Zen-Brain Reflections is James Austin’s follow-up to “Zen and the Brain.”
Austin’s work and study has led him to a deep understanding of what it means to translate ancient philosophical texts. Below I quote at length from his discussion of translating the Sandokai by Sekito (Shih T’ou) (p. 330; my emphasis, slightly edited for clarity):
Can any translation today have the same meaning as did the original, a work composed of only 220 Chinese characters? Suppose you were to insist on having only a direct, literal translation of each original Sino-Japanese ideogram. It would be a crude version in broken pidgin English. Professional translators can only be humbled by all the major compromises they have had to make. Beyond the basic problem, the casual Western reader may not suspect how many other major semantic compromises can enter in.
Begin with the title itself. One soon discovers that this same Sino-Japanese title has been translated into English in diffferent ways. Some options from our own era are
- coincidence of difference and sameness
- merging of difference and unity [Loori]
- inquiry into matching halves
- realizing unity [Cleary]
- the coincidence of opposites
- the harmony of difference and equality [Shunryu Suzuki]
- the identity of relative and absolute [Glassman]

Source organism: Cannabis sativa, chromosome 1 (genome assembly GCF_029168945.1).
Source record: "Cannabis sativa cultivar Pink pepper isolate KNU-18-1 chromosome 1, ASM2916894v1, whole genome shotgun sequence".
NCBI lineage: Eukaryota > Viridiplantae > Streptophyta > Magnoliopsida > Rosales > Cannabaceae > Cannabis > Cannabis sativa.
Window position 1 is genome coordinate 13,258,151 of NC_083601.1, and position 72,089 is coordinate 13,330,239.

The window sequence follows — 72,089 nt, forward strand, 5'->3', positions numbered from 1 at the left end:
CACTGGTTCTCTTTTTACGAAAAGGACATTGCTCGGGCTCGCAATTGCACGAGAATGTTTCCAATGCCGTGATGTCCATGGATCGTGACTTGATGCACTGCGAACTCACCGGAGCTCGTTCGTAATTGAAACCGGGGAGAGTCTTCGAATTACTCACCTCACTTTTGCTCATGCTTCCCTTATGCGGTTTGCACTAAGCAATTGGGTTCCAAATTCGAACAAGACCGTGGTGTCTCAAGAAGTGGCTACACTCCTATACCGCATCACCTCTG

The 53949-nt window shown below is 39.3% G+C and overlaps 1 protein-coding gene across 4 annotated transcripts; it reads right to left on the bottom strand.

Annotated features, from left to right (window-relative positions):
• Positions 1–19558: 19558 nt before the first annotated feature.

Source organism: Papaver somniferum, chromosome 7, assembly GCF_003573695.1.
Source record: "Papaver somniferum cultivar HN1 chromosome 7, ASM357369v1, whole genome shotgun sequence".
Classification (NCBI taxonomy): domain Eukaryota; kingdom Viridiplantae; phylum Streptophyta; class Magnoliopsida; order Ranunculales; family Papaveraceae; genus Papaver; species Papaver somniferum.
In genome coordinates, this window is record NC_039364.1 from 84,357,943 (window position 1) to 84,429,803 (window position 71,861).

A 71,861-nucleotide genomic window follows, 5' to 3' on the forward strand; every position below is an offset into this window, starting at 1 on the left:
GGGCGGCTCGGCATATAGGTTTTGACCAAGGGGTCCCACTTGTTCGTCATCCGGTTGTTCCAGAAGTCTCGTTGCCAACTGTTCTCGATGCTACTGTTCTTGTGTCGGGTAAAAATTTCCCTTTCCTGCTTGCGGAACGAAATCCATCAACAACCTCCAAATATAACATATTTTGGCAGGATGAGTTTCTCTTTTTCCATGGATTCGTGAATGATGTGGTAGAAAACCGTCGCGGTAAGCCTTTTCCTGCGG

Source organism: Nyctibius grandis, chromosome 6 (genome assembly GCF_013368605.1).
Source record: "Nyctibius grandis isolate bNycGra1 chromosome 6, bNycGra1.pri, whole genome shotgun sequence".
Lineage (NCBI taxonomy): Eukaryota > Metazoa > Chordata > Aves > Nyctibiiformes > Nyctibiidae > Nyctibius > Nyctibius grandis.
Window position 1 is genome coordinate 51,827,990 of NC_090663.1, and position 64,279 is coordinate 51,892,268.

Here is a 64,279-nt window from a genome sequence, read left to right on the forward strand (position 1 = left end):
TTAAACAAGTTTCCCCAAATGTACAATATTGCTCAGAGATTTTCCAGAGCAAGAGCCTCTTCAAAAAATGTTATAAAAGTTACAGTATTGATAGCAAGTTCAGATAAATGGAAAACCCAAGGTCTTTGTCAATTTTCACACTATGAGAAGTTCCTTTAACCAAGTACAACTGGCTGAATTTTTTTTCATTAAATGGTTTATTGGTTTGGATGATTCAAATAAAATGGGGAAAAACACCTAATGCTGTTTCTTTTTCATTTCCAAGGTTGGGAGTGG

and so on.
The above examples suggest that different translators…might have chosen to insert aspects of either their own private experience, or earlier personal opinions, or even some doctrinal belief system into a given phrase. Moreover, each translator can have several other subjective needs…
Let us be more specific, citing only a few potential conflicts that a contemporary translator might need to resolve. Must I adhere rigidly to literal interpretations, to traditional doctrinal formulas (and often multiple footnotes) to remain within acceptable scholarly traditions? Or can I remain true to what experience tells me is the direct, immediate flash of Zen insight itself? Because surely this deepest experiential truth entails letting go of my own tendencies…to attach arcane, dated references that overburden a line and blur the central message.
Nor do the translator’s conflicts and compromises end there. Can I still be true to those few old original ideograms, yet express their flowing spirit and intent in a readable contemporary literary style? Furthermore, must I conspire with the original author in old mystifications , thereby perpetuating the notion that everything about Zen is forever mysterious, if not unknowable?
Austin then proceeds to give his own translation of the Sandokai, which, although I know little Chinese and have never studied this poem in detail, appears to be a major improvement over existing translations in terms of both fidelity and readability
Here is an aspect of translation that often goes unnoticed, whether the document in question is a philosophical tract or a computer manual: the fluent translation is often actually more accurate. In other words, sloppiness on the part of the translator in understanding the original text tends to be correlated with sloppiness in rendering that understanding into the target language.
I’ll have more on Austin’s new book in the coming weeks.